SEC staff recommend uniform fiduciary duty for broker-dealers and investment advisers

In late January, the U.S. SEC submitted a staff study to Congress that recommended a uniform fiduciary standard for investment advisers and broker-dealers that provide securities investment advice to retail customers. The study, which noted that broker-dealers are generally not currently subject to a fiduciary standard under federal securities laws, recommended a fiduciary standard no less stringent than currently applied to investment advisers be extended to broker-dealers. The SEC was required to undertake the study to comply with Dodd-Frank, and the study also provided suggestions for further harmonization of the broker-dealer and investment adviser regulatory regimes. Whether the study's recommendations are followed through with, however, remains to be seen.  According to the SEC, the views expressed in the study are those of SEC staff and "do not necessarily reflect the views" of the SEC or individual commissioners.

In Canada, standards applicable to registrants such as dealers and advisers were somewhat harmonized in conjunction with the coming into force of the new registration regime for dealers, advisers and investment fund managers. Work also continues on IIROC's Client Relationship Model project, which attempts to address issues relating to such things as conflicts of interest management and suitability assessment. For a further discussion, see Ed Waitzer's post of February 17, entitled "Make advisors work for investors".

IIROC releases rewrite of rules relating to dealer organization and registration

As part of its plain language rules rewrite project, the Investment Industry Regulatory Organization of Canada (IIROC) recently released proposed Rules 2100 through Rules 2700 regarding dealer member organization and registration. Beyond rewriting the rules in plain language, the proposals make a number of substantive changes, including with respect to ownership of a dealer member's securities and dealer member structure, in order to, among other things, clarify IIROC's expectations and ensure that the rules reflect actual IIROC practices.

Comments on the proposals are being accepted for 90 days from publication. For more information, see IIROC Notice 11-0061.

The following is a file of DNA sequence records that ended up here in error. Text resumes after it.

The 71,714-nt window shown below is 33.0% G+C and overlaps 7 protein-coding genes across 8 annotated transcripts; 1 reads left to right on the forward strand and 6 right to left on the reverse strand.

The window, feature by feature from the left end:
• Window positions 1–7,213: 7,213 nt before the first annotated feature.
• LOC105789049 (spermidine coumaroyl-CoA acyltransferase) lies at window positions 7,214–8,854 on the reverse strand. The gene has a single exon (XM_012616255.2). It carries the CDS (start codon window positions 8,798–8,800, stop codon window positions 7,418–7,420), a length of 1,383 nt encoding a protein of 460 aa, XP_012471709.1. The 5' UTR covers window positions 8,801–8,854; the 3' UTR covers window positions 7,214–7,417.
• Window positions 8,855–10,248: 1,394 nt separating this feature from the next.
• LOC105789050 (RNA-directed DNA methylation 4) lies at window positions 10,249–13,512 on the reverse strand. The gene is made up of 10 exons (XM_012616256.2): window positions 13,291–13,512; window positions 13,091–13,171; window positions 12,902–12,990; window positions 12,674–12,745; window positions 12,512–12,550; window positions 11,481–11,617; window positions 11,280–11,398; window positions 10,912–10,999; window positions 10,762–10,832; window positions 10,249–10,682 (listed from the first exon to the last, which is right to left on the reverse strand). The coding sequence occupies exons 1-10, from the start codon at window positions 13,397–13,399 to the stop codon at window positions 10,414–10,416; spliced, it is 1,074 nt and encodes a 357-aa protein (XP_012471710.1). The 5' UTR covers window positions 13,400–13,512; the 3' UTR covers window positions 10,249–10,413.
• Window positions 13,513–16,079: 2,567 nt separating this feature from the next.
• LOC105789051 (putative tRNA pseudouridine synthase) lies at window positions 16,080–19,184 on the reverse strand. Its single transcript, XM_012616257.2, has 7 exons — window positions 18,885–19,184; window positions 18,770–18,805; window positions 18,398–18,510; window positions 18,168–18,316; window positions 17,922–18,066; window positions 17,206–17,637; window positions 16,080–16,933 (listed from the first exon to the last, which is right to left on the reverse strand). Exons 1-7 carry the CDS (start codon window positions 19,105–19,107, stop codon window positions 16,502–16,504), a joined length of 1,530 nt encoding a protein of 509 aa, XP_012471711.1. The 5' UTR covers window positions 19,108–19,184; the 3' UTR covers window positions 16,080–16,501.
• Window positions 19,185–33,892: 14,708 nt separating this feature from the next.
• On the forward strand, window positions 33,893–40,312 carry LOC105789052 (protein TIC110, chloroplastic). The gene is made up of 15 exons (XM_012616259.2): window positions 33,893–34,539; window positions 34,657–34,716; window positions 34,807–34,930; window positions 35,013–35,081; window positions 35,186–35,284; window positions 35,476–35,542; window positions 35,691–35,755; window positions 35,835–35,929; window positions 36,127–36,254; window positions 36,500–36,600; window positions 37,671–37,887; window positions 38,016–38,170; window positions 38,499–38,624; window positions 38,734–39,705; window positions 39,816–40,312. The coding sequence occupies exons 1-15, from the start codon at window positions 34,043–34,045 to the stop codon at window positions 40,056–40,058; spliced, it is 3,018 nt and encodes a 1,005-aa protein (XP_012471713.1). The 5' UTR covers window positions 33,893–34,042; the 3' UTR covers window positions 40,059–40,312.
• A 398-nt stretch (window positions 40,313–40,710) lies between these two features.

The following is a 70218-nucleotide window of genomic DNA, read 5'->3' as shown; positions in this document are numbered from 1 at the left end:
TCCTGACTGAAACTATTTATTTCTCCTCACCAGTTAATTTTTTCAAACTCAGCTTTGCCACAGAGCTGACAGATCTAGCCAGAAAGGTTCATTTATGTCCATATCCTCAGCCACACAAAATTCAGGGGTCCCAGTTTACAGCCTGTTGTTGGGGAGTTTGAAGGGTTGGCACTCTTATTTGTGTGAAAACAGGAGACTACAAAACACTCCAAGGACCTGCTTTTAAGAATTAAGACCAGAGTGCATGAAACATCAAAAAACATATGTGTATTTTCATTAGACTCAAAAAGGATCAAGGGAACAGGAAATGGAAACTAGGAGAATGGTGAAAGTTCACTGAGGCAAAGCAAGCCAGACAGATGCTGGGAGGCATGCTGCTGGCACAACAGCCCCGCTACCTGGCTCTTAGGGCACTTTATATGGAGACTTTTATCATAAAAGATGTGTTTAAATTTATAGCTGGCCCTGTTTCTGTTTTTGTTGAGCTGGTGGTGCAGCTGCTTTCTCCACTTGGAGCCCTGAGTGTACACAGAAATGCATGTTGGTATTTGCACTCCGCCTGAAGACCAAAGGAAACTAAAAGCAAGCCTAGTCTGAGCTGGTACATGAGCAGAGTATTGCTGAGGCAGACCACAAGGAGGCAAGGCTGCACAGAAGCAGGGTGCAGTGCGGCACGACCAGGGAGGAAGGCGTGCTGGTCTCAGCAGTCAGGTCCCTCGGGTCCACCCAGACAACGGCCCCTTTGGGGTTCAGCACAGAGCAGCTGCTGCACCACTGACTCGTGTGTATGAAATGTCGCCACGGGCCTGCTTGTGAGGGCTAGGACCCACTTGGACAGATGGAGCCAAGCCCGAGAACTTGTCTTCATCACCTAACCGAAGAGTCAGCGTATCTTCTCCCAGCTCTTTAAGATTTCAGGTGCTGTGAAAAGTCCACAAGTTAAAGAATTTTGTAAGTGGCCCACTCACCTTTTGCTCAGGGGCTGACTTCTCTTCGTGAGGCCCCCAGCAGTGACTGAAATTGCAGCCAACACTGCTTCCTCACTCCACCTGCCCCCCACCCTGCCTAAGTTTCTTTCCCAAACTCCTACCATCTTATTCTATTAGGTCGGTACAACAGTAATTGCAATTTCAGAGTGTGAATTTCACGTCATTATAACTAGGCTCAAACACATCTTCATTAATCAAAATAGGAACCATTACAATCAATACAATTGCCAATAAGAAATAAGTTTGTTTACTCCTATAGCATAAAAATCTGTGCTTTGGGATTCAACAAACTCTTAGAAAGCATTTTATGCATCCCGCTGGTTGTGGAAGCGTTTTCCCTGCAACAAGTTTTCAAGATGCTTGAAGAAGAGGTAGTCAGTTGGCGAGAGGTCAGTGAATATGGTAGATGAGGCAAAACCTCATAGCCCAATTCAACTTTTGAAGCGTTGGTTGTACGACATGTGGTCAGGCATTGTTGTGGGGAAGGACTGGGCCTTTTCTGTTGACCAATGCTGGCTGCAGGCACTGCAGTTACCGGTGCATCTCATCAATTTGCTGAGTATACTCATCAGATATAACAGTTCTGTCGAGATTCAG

OSC signs MOU with MFDA to facilitate compliance and enforcement

A memorandum of understanding between the OSC, certain other provincial securities regulators and Investment Industry Regulatory Organization of Canada (IIROC) entered into with the Mutual Fund Dealers Association of Canada (MFDA) is set to come into effect on March 23, 2011.

The MOU is intended to facilitate the sharing of information regarding compliance and enforcement matters by establishing a framework for the MFDA's use, under certain circumstances, of the National Registry Database system.

IIROC announces implementation dates for reporting of trade variations and cancellations and extended failed trades

On February 25, IIROC announced that the requirement to provide a report of a trade variation or cancellation will be in effect as of June 1, 2011. The requirement to provide a report of an extended failed trade will also be implemented on the same day. IIROC approved the reporting requirements in October 2008, but had deferred implementation.

For more information, see IIROC Notices 11-0079 and 11-0080.

OSC approves MFDA rule regarding transaction fees

The Ontario Securities Commission has now approved new MFDA Rule 2.4.4 and amendments to MFDA Rule 5.1. As we discussed in November, Rule 2.4.4 requires MFDA members, prior to the acceptance of an order, to inform clients of sales and service charges, as well as any other fees to be deducted in respect of the proposed transaction. Meanwhile, amendments to Rule 5.1 require MFDA members to maintain evidence that clients were informed of such fees and charges.

CCGG releases director compensation principles

The Canadian Coalition for Good Governance recently released a a set of principles for director compensation "for boards to consider when structuring their own compensation plans to ensure that their interests are aligned with those of the equity owners of the company." According to the principles: (i) director compensation should not be so high as to potentially compromise the independence of directors; (ii) compensation should reflect expertise and a director's actual time commitment to the board; (iii) compensation should vary for different director roles; (iv) boards should consider requiring a minimum shareholding for directors and encourage investment beyond the minimum; (v) boards should minimize the complexity of director compensation structures; and (vi) directors should consider periodically seeking approval for directors' compensation from shareholders.

Make advisors work for investors

As published in Tuesday's Financial Post

Edward Waitzer -

In January 2004, the Ontario Securities Commission released a concept paper advocating a "fair dealing model." The paper acknowledged that the regulatory regime -- regulating dealers and their representatives through the products they sell -- was based on the outdated assumption that transaction execution is the primary reason people seek financial services. Recognizing that most customers are seeking advice, the concept paper proposed changing the regulatory framework to focus on the advisory relationship.